Adrian Bailey, chairman of Parliament’s cross-party Business Committee, said April 29 it is likely to summon Pfizer executives to give evidence on their intentions. Yesterday, Julian Huppert, from Cable’s junior coalition Liberal Democrat Party, submitted a motion calling for ministers to “act as necessary to protect employment and skills in the U.K.”
Prime Minister David Cameron has in the past praised Britain’s open economy, suggesting he would be reluctant to intervene in the proposed $99 billion deal. Still, the government has mechanisms by which it could try to prevent a takeover. Pressure from Parliament and Liberal Democrats in the government could make that more likely.
“There is a great deal at stake here,” Huppert said in a statement. “This would be the largest takeover of a British firm. I want to make sure AstraZeneca retains its position in the U.K. It is extremely important for those people employed by the company and our economy generally.”
Pfizer Chief Executive Officer Ian Read met with U.K. government ministers April 29 to discuss a potential takeover, according to a person familiar with the meetings. Read emphasized the American company’s plans to carry out research, development and manufacturing in the U.K. as well as the appeal of the British tax system, the person said.
Pfizer’s reputation in Parliament isn’t helped by its 2011 decision to close a research hub in the coastal town of Sandwich, southeast England, with the loss of 2,000 jobs. AstraZeneca is moving to a new global headquarters and research center in Cambridge, which is represented by Huppert.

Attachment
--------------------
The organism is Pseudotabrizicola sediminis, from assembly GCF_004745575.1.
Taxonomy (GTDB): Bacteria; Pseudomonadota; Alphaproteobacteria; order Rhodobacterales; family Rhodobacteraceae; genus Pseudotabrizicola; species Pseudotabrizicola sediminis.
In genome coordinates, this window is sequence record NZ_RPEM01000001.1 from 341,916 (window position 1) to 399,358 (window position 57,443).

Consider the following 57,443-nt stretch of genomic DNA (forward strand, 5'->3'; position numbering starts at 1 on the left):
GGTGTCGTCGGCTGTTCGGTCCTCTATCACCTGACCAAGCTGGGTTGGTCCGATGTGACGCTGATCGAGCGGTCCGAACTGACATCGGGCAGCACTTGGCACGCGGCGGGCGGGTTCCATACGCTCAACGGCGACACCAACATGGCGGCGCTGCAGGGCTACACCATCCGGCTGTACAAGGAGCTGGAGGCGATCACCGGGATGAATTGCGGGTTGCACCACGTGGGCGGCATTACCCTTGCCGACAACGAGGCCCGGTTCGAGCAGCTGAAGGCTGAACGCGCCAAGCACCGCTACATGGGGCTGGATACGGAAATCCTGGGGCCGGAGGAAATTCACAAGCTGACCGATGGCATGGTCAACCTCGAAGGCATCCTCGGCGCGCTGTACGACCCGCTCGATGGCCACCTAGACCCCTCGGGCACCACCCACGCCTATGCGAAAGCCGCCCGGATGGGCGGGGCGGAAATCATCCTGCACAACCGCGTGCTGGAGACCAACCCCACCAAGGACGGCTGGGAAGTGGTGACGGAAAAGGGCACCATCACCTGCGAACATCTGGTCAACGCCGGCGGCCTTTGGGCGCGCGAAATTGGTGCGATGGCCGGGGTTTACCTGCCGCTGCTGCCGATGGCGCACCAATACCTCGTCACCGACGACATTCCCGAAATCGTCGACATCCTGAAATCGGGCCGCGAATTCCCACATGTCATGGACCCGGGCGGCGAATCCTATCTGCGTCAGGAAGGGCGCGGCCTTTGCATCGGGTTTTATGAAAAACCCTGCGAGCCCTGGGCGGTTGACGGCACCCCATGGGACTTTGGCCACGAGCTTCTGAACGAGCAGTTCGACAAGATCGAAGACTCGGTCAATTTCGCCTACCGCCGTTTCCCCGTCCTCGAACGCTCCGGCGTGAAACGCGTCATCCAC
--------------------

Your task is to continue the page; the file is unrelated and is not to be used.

“AstraZeneca is a jewel in the crown in the pharmaceutical sector and a foreign takeover is really concerning,” a member of the Business Committee and opposition Labour lawmaker, said in an interview. Cable “should be considering whether he has got the powers at this time to intervene and if he hasn’t got the powers, what kind of powers he needs,” she said.
If the bid goes ahead and is subject to a European Commission investigation, the U.K. could ask for it to be referred back on public interest grounds, at which point ministers could block it. Or the government could try to amend the Enterprise Act, which currently allows ministers to intervene to protect national security, media plurality and the stability of the financial system.
Bailey’s committee will discuss on May 6 whether to hold hearings with executives. “I view it with great concern,” Bailey, who is a Labour lawmaker, told reporters. “We have a company which closed its operations in Sandwich for tax purposes and now says it’s buying a British company for tax purposes.”
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